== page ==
Then you must track your performance. How many people opened it? How many ignored it? When did they open it? How many went to the links in your email? How many unsubscribed?
With this vital information, you can continuously optimize your email marketing.
7. Have the Right Expectations
Don’t imagine that an email campaign will massively increase your conversion rate from the get-go.
Especially when it comes to opening rates, don’t be surprised if few people open your emails. In fact, many people will ignore or even delete them.
According to data from Mailchimp, only 15.68% of e-commerce emails opened, below the average opening rate of 21.33%.
Furthermore, we can assume the link in your email is even less likely to be opened (while a user may open the email, it doesn’t mean they’ll follow the link in the email).
This is all the more reason to set appropriate goals based on what is typically achievable with e-commerce emails and to set goals based on your past performance.
Lastly, it’s worth noting that you may send a customer several emails before they make a sale, so it can be best to think of success in email marketing as the result of multiple emails.
Avoiding Common Email Marketing Mistakes
So, now that we’ve covered some useful things for you to start doing, let’s dig into some of the critical things you need to stop doing.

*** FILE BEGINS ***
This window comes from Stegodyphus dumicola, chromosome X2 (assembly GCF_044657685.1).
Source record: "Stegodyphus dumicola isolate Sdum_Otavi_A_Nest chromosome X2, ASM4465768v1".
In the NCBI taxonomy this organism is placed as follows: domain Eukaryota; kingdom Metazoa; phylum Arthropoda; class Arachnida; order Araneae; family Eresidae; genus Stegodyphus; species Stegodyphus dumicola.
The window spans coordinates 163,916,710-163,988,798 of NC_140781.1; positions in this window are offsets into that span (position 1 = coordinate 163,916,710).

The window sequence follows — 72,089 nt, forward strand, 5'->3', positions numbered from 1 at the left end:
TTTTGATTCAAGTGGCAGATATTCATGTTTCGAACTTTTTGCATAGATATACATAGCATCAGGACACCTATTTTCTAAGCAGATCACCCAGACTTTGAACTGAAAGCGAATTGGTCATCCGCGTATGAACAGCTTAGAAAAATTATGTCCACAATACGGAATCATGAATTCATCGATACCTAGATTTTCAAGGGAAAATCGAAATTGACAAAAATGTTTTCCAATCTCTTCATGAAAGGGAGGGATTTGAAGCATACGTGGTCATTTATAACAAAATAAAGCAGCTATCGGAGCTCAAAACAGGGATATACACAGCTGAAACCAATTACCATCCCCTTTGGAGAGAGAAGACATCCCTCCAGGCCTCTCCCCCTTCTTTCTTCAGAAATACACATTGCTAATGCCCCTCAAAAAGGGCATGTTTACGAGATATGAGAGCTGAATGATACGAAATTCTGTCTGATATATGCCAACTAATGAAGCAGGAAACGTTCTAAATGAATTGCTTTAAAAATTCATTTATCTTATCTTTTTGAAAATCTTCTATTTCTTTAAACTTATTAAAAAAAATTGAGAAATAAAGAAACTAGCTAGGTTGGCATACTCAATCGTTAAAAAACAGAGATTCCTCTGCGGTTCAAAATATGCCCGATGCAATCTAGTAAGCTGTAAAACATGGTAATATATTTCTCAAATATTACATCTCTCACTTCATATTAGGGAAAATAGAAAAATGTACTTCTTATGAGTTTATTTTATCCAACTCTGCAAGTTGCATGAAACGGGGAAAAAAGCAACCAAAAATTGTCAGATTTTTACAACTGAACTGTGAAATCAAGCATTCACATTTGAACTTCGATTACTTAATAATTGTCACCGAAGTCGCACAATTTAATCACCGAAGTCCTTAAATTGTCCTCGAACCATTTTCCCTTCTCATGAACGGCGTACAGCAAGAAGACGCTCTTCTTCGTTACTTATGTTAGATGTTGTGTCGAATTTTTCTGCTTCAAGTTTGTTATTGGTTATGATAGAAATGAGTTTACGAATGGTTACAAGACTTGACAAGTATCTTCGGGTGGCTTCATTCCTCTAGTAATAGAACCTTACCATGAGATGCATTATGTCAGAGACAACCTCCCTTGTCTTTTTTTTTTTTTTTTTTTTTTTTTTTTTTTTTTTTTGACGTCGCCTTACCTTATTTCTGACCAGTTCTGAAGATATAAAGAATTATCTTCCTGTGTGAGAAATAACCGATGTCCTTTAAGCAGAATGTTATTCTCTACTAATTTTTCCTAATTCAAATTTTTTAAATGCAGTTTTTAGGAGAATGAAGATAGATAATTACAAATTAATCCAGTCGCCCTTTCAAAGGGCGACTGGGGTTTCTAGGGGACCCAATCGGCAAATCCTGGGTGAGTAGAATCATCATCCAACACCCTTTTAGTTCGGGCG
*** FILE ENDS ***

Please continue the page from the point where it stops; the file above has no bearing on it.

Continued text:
Over-Emailing Your Subscribers
You want to be in front of your readers at the perfect time, not all the time. If customers are getting your marketing emails for breakfast, lunch, and dinner, it will get irritating.
Why send several emails with special deals when you can put them all together? Pestering subscribers will encourage them to unsubscribe.
That said, according to The Loop Marketing, how many emails you can get away with sending can depend on the size of your business.
They say, “If your list is less than 2,000, sending out 4 to 8 emails a month would be the maximum recommended.”
However, they add, “If you are an eCommerce company with 10,000 or more subscribers sending out daily emails might be a good strategy.”
There are other factors to consider, too, such as the time and day of the week you email your customers.
When it comes to newsletters, you’ll need to decide if sending a monthly or weekly newsletter will be more effective.
Again, depending on what you have to share with your customers, weekly could be too much if it doesn’t provide real value.
Not Segmenting and Failing to Personalize
Failing to segment your email list and sending out the wrong emails to the wrong people is a terrible way to lose readers.
They may feel they’re receiving emails poorly suited for them and start feeling alienated. It would be better not to email them than send something they don’t relate to.
While it could be the tone of voice or the type of email you’re sending, most often, it’s when you send offers for products they have shown no interest in purchasing from you.
Apart from that inconvenience, if you fail to segment and personalize your e-commerce emails, you’ll be behind your competitors that are already doing it.
A poor unsubscriber rate could indicate that you are not adequately segmenting and personalizing your emails.
OptinMonster explains that an unsubscribe rate below 0.5% is good, but if your rate is above that level, it means “you have some work to do.”
Ignoring Mobile Optimization
According to an article by SuperOffice, 81% of emails are read on mobile devices, not desktops! That’s an enormous reason not only to plan for mobile but put mobile ahead of desktop.
To optimize your emails for mobile readers, ensure that your CRM tools are reactive to screen size and automatically change the layout according to the device.